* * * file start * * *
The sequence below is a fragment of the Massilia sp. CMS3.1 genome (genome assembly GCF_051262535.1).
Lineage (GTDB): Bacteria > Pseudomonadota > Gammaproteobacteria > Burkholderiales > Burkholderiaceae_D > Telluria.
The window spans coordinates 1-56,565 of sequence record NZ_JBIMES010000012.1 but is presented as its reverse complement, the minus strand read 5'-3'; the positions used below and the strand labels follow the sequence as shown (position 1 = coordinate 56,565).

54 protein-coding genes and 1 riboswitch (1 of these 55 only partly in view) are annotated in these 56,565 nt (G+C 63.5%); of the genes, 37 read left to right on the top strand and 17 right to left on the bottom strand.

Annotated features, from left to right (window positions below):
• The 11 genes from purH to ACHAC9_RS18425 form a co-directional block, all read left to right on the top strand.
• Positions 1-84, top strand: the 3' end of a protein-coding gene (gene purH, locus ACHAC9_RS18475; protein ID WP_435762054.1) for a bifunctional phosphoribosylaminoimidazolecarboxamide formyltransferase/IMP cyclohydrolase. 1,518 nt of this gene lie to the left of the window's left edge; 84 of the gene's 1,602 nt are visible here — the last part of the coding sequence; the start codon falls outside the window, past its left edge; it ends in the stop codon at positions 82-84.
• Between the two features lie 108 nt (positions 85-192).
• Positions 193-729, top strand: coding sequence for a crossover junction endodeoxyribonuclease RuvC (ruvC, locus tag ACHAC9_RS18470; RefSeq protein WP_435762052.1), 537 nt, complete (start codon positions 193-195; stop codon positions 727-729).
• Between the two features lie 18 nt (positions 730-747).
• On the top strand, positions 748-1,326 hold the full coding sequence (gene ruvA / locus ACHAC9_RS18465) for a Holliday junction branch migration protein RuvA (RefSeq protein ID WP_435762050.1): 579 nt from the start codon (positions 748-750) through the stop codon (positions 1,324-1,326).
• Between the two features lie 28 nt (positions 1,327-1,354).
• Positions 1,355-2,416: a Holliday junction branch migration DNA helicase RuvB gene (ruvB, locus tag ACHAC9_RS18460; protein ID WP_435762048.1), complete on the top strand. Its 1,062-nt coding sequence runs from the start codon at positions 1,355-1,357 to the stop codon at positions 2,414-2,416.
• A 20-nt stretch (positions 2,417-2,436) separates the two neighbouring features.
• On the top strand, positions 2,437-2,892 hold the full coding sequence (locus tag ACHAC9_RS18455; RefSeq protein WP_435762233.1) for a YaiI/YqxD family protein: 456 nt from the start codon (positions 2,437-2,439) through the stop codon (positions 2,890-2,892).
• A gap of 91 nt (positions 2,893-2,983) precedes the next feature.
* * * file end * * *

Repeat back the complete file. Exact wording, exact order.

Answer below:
The sequence below is a fragment of the Massilia sp. CMS3.1 genome (genome assembly GCF_051262535.1).
Lineage (GTDB): Bacteria > Pseudomonadota > Gammaproteobacteria > Burkholderiales > Burkholderiaceae_D > Telluria.
The window spans coordinates 1-56,565 of sequence record NZ_JBIMES010000012.1 but is presented as its reverse complement, the minus strand read 5'-3'; the positions used below and the strand labels follow the sequence as shown (position 1 = coordinate 56,565).

54 protein-coding genes and 1 riboswitch (1 of these 55 only partly in view) are annotated in these 56,565 nt (G+C 63.5%); of the genes, 37 read left to right on the top strand and 17 right to left on the bottom strand.

Annotated features, from left to right (window positions below):
• The 11 genes from purH to ACHAC9_RS18425 form a co-directional block, all read left to right on the top strand.
• Positions 1-84, top strand: the 3' end of a protein-coding gene (gene purH, locus ACHAC9_RS18475; protein ID WP_435762054.1) for a bifunctional phosphoribosylaminoimidazolecarboxamide formyltransferase/IMP cyclohydrolase. 1,518 nt of this gene lie to the left of the window's left edge; 84 of the gene's 1,602 nt are visible here — the last part of the coding sequence; the start codon falls outside the window, past its left edge; it ends in the stop codon at positions 82-84.
• Between the two features lie 108 nt (positions 85-192).
• Positions 193-729, top strand: coding sequence for a crossover junction endodeoxyribonuclease RuvC (ruvC, locus tag ACHAC9_RS18470; RefSeq protein WP_435762052.1), 537 nt, complete (start codon positions 193-195; stop codon positions 727-729).
• Between the two features lie 18 nt (positions 730-747).
• On the top strand, positions 748-1,326 hold the full coding sequence (gene ruvA / locus ACHAC9_RS18465) for a Holliday junction branch migration protein RuvA (RefSeq protein ID WP_435762050.1): 579 nt from the start codon (positions 748-750) through the stop codon (positions 1,324-1,326).
• Between the two features lie 28 nt (positions 1,327-1,354).
• Positions 1,355-2,416: a Holliday junction branch migration DNA helicase RuvB gene (ruvB, locus tag ACHAC9_RS18460; protein ID WP_435762048.1), complete on the top strand. Its 1,062-nt coding sequence runs from the start codon at positions 1,355-1,357 to the stop codon at positions 2,414-2,416.
• A 20-nt stretch (positions 2,417-2,436) separates the two neighbouring features.
• On the top strand, positions 2,437-2,892 hold the full coding sequence (locus tag ACHAC9_RS18455; RefSeq protein WP_435762233.1) for a YaiI/YqxD family protein: 456 nt from the start codon (positions 2,437-2,439) through the stop codon (positions 2,890-2,892).
• A gap of 91 nt (positions 2,893-2,983) precedes the next feature.